Qwest is Upgrading

Thanks to Ann Higgins for the heads up on Qwest’s big upgrade. Word is Qwest has purchased equipment from Alcatel-Lucent that will eventually allow their long-haul network to achieve speeds up to 100 Gbps. Unfortunately, this improvement only applies to businesses that use Qwest’s fiber-based long-haul network to connect data centers.

Here’s an interesting tidbit from the same article:

Qwest reports that Internet traffic doubles every 19 months and there is 43% more bandwidth consumption by users this year over last year. Qwest sees this purchase as preparation for these future demand increases.

So Qwest is planning for 100 Gbps and yesterday I reported that the other big providers are campaigning for lower speed definitions of broadband. What’s up?

I have to think that they’re all upgrading their networks. I’ve heard and read from folks who say – pretty much they’re all planning for and/or moving to fiber. (Mobile broadband might be the exception but I think that’s a completely different game.)

So why are we wasting our time creating goals that are so far out of that league? Are we buying time? Are we creating a policy that promotes a digital divide? Are we creating a policy that will be meaningless?

This entry was posted in Digital Divide, Policy, Vendors by Ann Treacy. Bookmark the permalink.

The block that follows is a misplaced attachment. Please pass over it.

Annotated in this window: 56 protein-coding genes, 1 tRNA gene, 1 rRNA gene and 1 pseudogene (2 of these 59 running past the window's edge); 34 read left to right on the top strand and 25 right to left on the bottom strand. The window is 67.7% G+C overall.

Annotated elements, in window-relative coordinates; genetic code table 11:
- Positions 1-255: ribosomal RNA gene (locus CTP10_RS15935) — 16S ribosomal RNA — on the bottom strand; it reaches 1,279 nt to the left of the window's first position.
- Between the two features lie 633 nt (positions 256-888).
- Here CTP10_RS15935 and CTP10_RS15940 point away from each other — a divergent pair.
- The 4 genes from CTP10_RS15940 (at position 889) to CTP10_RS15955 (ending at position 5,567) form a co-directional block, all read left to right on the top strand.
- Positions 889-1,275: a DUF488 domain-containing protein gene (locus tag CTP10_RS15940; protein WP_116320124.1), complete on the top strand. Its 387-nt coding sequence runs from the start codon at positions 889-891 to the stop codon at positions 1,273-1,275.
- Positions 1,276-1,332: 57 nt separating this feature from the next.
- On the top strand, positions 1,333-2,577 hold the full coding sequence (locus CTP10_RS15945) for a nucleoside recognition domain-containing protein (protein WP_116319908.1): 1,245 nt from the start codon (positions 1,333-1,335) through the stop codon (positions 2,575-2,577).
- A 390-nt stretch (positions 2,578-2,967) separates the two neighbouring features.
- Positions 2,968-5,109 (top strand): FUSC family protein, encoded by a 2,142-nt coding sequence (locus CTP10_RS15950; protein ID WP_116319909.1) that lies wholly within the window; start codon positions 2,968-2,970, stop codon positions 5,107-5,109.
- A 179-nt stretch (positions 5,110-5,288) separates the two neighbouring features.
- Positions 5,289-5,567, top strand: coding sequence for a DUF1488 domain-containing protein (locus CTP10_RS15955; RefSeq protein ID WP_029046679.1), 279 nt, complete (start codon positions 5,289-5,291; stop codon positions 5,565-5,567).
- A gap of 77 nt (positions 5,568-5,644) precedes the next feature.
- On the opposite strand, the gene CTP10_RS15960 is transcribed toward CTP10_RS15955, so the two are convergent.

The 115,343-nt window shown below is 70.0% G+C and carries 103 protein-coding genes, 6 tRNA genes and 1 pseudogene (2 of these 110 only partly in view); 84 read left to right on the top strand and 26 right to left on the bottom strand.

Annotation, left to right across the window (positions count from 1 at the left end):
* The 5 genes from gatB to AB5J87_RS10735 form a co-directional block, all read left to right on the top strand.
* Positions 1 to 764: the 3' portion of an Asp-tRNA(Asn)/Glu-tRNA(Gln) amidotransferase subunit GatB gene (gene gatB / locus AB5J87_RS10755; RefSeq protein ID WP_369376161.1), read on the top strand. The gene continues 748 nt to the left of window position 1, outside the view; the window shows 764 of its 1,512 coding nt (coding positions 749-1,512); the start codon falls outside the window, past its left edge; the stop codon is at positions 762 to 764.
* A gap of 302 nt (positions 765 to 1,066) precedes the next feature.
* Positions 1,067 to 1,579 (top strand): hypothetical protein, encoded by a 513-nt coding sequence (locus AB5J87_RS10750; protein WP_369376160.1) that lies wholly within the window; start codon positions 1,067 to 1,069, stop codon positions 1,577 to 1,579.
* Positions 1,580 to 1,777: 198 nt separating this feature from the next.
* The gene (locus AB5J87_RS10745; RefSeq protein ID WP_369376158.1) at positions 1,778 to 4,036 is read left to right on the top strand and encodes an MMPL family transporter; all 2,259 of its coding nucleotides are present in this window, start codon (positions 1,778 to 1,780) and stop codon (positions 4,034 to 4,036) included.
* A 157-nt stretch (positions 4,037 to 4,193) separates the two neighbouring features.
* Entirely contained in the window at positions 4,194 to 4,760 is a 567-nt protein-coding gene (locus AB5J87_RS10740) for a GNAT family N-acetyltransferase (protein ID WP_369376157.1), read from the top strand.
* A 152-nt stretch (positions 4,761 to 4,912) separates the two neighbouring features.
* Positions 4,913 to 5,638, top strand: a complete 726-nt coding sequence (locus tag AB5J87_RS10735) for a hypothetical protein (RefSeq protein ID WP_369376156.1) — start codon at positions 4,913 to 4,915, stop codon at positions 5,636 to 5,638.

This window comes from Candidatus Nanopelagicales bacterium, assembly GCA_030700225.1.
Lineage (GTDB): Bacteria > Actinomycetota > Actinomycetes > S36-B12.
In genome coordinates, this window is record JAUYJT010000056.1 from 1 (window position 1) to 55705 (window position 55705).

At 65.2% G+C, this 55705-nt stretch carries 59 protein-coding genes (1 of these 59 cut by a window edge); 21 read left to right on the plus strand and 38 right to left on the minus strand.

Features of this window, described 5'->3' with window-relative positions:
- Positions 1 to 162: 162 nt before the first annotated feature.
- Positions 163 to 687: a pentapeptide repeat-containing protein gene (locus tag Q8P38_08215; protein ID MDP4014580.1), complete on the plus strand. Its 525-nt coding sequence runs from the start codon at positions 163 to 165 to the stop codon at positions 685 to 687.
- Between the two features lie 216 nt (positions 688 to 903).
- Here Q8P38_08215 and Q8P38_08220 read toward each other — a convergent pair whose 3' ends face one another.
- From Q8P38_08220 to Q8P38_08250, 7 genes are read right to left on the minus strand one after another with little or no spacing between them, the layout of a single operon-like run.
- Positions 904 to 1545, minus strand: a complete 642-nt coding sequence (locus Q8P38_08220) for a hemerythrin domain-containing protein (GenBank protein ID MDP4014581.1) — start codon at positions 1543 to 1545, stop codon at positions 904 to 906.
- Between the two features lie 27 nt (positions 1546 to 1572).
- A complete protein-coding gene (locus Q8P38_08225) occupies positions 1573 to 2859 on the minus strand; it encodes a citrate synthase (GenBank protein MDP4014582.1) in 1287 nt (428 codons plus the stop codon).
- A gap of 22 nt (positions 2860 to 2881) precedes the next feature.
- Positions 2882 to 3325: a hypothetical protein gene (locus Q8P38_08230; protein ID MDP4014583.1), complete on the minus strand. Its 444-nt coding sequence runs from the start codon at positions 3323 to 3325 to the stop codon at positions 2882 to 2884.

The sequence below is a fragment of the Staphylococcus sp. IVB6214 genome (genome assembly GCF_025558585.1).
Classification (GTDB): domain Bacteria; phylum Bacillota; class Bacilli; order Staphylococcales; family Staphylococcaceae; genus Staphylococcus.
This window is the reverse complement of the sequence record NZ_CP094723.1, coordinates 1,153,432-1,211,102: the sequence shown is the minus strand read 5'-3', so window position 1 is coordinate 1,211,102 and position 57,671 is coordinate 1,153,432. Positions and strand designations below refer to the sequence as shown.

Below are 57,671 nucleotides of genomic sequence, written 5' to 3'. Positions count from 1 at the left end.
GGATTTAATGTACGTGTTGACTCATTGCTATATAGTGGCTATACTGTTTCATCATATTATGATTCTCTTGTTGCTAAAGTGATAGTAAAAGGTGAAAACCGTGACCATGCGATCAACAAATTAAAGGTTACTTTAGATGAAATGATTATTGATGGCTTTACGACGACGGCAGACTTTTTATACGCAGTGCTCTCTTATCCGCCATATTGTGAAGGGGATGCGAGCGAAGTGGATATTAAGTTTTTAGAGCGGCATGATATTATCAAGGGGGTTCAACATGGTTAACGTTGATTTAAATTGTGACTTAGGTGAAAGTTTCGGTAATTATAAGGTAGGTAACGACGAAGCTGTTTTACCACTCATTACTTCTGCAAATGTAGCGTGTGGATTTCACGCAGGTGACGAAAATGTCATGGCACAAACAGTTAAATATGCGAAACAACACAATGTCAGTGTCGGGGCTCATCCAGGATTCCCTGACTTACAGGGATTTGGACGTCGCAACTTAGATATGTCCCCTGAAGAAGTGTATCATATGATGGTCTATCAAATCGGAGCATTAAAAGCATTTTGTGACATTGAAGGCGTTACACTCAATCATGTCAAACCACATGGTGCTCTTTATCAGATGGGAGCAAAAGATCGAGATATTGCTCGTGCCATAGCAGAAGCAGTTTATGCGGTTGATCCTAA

About Ann Treacy

Librarian who follows rural broadband in MN and good uses of new technology (blandinonbroadband.org), hosts a radio show on MN music (mostlyminnesota.com), supports people experiencing homelessness in Minnesota (elimstrongtowershelters.org) and helps with social justice issues through Women’s March MN.

2 thoughts on “Qwest is Upgrading

  1. The low connectivity standards advocated by the telco/cable duopoly reflect the fact that their existing business models are built out to the extent the costs of those models permit.

    The sub-1 Mbs standard they prefer is really a throwaway stance and their way of saying we cannot economically serve new areas beyond our current footprints.

    These unserved and underserved areas will have to resort to self help and form telecommunications cooperatives and municipal fiber to the premises networks.

  2. Pingback: Comcast is offering big broadband in the Twin Cities « Blandin on Broadband

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